You need the tank lights on in order to focus.kamikaziechameleon;4635304; said:Ok, I have a question. In reading the articles I may have missed this piece of advice but do you recommend turning off the tank lights and using just the flash? Or do you suppliment with the ambient tank lights.
Yup, the more light you have, the better. In fact, it's difficult to have too much light when it comes to aquarium photography. More ambient light in the tank = faster shutter speeds, lower ISO, and smaller apertures, all of which translate to a great quality image.kamikaziechameleon;4635304;4635304 said:Ok, I have a question. In reading the articles I may have missed this piece of advice but do you recommend turning off the tank lights and using just the flash? Or do you suppliment with the ambient tank lights.
In general, using onboard flash aimed at the glass will give you ugly results. It may give you hot spots on the glass, and will distort the colors of the fish. It also makes the scales sparkly, which doesn't look good in pictures. This is why the trend is to use a wireless overhead flash for the most natural results.DaveB;4672354;4672354 said:Are there any different spectrums available for flashes? Would something like that matter?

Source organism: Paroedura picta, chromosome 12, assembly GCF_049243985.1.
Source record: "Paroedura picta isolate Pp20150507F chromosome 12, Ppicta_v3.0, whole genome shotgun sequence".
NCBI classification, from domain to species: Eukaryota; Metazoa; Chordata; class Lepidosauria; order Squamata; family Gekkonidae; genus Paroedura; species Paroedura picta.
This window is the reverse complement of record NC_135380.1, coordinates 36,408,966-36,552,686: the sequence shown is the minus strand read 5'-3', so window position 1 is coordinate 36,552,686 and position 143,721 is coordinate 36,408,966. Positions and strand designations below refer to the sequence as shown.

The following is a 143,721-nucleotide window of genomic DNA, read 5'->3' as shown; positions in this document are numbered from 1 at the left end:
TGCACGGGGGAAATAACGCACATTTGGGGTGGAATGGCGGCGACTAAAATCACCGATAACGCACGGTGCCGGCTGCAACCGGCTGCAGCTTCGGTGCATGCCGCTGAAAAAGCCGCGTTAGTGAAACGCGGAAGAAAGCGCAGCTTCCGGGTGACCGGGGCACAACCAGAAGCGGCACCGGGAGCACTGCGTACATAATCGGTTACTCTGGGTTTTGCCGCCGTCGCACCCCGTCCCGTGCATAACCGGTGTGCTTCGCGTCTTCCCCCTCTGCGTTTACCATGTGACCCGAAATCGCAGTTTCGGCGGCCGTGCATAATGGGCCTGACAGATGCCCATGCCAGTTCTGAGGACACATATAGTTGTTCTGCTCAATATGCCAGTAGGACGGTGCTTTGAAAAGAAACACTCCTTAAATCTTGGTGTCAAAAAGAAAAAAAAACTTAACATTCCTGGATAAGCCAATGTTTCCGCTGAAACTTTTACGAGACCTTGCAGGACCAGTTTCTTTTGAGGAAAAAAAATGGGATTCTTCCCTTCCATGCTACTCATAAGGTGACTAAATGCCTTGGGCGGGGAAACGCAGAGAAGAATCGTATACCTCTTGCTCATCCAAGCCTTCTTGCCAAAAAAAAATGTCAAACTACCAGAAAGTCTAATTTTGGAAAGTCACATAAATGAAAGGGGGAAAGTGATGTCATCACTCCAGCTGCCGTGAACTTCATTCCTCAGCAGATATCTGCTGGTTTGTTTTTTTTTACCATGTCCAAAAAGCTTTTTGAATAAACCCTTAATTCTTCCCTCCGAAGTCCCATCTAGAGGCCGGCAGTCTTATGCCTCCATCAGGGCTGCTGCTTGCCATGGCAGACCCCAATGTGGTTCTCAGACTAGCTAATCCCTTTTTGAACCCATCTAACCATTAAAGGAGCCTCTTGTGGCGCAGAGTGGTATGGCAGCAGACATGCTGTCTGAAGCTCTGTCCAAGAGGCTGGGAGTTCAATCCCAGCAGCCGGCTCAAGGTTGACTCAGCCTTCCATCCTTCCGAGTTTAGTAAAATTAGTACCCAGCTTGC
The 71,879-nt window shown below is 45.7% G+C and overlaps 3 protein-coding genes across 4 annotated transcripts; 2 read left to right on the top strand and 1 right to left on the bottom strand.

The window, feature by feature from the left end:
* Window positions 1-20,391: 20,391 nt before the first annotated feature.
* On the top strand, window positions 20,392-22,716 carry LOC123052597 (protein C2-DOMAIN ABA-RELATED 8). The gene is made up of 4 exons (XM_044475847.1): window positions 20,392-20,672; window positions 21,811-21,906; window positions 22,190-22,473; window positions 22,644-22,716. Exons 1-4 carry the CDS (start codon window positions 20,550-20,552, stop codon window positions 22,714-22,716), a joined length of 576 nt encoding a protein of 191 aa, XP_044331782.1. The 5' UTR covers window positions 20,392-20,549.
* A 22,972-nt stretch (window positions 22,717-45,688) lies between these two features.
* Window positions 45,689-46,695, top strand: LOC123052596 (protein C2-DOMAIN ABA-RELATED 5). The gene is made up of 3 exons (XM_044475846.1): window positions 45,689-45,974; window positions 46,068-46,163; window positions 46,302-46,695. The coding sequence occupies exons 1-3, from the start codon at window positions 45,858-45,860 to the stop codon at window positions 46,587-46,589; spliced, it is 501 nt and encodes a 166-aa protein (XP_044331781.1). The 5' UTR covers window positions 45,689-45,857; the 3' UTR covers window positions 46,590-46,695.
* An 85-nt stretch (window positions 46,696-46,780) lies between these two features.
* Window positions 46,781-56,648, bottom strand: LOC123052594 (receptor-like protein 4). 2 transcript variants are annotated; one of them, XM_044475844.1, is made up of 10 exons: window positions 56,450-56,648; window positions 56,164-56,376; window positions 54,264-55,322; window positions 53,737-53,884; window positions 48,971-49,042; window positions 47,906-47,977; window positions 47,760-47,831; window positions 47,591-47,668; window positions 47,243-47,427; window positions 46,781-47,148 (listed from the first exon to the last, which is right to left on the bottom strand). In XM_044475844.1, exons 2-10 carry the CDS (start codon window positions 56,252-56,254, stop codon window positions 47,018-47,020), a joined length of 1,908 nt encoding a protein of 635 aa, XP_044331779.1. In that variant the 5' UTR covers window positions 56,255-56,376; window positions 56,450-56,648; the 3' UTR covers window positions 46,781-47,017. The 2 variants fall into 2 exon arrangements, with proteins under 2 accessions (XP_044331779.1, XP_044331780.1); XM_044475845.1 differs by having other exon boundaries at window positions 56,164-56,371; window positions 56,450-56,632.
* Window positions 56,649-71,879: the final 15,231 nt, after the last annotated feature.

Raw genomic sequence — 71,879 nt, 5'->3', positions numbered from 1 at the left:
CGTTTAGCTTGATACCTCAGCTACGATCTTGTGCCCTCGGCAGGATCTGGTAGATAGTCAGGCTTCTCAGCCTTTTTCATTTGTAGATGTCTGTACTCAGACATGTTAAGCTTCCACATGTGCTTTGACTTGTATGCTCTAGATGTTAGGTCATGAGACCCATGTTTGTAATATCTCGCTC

For instance, the difference between an actinic or 50/50 tank bulb and an AquaGlo is massive - one brings out blues, one brings out red/oranges... other bulbs for plants bring out more green, etc... I would assume that you could do the same thing with a flash, no? Or are all flashes just pretty standard?
My flash tends to wash out the colors and make the fish all look dull and boring. Then again, it's just a flash on a point and shoot outside the tank.
I'd say so. Accurate in terms of what the fish would look light under true sunlight I would say. If you look at the before, it's easy to see there are some bad white balance problems, unless you have a red light over the tank! White balance is just that, making whites look white, regardless of what spectrum of lighting they're under. I try to keep this in mind when making white balance adjustments. I try to adjust the colors to what they SHOULD be under natural daylight, instead of how they 'looked' under an blue fluorescent bulb - because that is NOT an accurate representation of its true color.DaveB;4672568; said:But is that work that you did PP retaining an accurate set of colors?
Yes, they do. They do a good job of giving accurate color. But I wouldn't say it's perfect. There's been few times where I've seen my DSLR give me accurate white balance, regardless of the lighting. Setting the white balance to AUTO does a decent job, but it will vary from shot to shot, and isn't always right.DaveB;4672568; said:But if the good flashes overhead still produce realistic color that's all I need to hear.